When people find out that there is a foot race in Death Valley, they respond by saying, “Oh, they must run it in the winter.” Their jaw usually drops when they are informed it is run during middle of the summer.
They are floored when they are also informed the race is 135 miles long.
The AdventureCorp Badwater Ultramarathon Race attracts runners from all over the world. This year’s race will be the 37th annual race through the hottest place on Earth.
This year’s race just happens to follow a historic heat wave which has had temperatures soaring upwards of 130 degrees in Death Valley.
The record is 134 degrees and this is the 100th anniversary of this historic temperature.
This year 97 runners from 18 different countries will try to win the race. The race is billed as the most grueling race in the world.
Sixty-six of the runners will be from the United States.
Weather forecasters predict the average temperatures to be in the 120-degree range for race time on July 15.
The race will start at its lowest point in Badwater at the altitude of 280 feet below sea level and travel 135 miles to Mt. Whitney Portal at the elevation of 8,360 feet above sea level.
The fast racers can make the mileage in about 24 hours. Last year’s champion was Mike Morton, a 40-year-old runner from Lithia, Fla. His time was 23:42. Morton not only won last year’s race, he was voted the 2012 UltraRunning magazine North American ultramarathon runner of the year.
His female counterpart was Japan’s Sumie Inagaki, 46. She lives and trains in Nagoya, Japan. Inagaki said last year was only her second time running the race. When she competed the first time, she finished as the seventh runner. The middle-aged runner said she trained 100 miles per week for the event. She did not train in hot weather. No heat in Japan can compare to Death Valley.
Morton and Inagaki will not be making the trip to Death Valley this year, which leaves Oswaldo Lopez, the 2011 champion as a heavy favorite.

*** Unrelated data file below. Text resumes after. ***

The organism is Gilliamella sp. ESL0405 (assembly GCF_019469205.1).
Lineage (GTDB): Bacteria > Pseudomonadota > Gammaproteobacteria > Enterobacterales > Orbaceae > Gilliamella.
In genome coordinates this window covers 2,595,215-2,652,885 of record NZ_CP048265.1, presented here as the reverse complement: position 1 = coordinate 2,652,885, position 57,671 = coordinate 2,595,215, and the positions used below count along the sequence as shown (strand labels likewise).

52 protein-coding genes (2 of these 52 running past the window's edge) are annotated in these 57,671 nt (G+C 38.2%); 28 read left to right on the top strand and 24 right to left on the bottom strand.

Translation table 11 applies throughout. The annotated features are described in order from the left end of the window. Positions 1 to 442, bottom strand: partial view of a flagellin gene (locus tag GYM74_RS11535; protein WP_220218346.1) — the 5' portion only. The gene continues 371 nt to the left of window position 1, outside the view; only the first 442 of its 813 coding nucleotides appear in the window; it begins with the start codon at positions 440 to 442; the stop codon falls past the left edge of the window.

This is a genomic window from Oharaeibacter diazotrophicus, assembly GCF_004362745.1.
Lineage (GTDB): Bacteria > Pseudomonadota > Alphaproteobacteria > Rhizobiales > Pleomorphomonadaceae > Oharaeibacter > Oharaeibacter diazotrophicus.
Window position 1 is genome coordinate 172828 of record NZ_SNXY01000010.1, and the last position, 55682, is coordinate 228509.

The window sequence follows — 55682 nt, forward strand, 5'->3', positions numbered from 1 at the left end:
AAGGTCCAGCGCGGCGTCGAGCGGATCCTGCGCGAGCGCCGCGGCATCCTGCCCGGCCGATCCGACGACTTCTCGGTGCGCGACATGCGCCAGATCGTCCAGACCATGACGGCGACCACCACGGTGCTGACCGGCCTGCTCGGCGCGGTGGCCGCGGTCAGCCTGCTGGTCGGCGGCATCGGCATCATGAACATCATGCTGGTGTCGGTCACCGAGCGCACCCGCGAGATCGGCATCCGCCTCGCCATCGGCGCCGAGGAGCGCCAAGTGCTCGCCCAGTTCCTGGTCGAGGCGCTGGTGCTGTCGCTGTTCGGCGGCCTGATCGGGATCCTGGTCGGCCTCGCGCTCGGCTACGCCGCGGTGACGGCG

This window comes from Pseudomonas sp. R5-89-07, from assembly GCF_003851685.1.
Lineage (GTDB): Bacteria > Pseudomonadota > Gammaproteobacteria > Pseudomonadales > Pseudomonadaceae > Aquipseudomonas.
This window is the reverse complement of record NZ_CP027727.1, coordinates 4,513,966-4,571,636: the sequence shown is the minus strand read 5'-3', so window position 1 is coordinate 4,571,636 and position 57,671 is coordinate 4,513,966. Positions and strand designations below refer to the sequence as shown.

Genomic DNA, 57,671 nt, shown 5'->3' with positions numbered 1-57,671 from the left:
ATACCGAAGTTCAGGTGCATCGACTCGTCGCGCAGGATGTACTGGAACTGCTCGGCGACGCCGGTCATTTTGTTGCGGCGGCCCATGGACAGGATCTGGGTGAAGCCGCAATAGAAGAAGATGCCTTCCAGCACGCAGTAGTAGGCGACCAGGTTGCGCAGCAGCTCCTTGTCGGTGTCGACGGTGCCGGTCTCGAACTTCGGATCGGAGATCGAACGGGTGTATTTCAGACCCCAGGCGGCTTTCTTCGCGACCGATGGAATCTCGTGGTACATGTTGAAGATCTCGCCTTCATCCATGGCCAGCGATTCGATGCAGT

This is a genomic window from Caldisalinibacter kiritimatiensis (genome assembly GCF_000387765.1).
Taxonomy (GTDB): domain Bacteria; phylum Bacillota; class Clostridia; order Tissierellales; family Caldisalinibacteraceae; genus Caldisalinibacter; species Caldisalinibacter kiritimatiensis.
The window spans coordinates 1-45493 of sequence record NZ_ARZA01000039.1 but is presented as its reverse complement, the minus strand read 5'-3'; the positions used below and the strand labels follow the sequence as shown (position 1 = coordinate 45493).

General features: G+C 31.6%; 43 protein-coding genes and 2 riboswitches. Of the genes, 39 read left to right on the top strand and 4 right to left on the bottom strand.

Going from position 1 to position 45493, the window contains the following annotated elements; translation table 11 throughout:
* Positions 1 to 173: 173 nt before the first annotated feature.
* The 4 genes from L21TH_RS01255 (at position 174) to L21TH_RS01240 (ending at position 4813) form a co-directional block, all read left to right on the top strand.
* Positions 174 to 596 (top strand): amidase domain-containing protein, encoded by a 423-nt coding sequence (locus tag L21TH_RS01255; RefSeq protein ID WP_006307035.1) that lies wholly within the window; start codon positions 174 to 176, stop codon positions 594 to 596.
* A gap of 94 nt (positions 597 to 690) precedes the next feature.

Lopez is a Fresno, Calif. native. He trains 60-70 miles a week in the nearby Sierra Nevada Mountains. In 2011 he finished with a time of 23:41. He said he runs mainly around Fresno to condition for the heat. Lopez is 41 years old this year.
One of the premier runners for the women is 2002, 2003 overall champion Pam Reed, 52, from Jackson, Wyo. Reed was a close second last year to Inagaki, 31:06.
Reed has completed this race six times. In 2002 she won the race for the first time with a time of 27:56. She won again in 2003, 28:26.
She wrote a book about her accomplishments called, “The Extra Mile.” The mother of five children is the race director of the Tucson Marathon and has been since 1995.
In the women’s field there are 10 rookies and 13 veterans.
For the men there are 36 rookies and 38 veterans. In the race there are 74 men and 23 women.
The oldest racer will be 76-year-old Karsten Solheim from Glendale, Ariz. This will be his first race.
The youngest racer will be Alexa Dickerson of Irvine, Calif., at 25. She is a veteran of the race. On her website she says she trains 60-70 miles per week. She works as a fitness coach and says she has been running since she was in high school. She finished as the 10th female with a time of 38:53. Last year was her first time at Badwater.
Chris Moon from Lanarkshire, England will be one of the most celebrated runners. He is 51 this year and runs the race with one leg. The retired British army officer lost his leg in an explosion in 1995 in Africa and has run the race non-stop since 1987.
According to Phyllis Nesky, of Furnace Creek Resort, every year racers fill the park. She said amazingly the park is just as busy during the hottest part of the summer whether or not the racers come.
This current heat wave has had visitors flocking to the park from all over to “feel the heat.”
The race will pack the surrounding area hotels and Furnace Creek will be sold out for the racers. The overflow will be tourists just coming to see Death Valley and they will be staying in Pahrump, Amargosa and Beatty.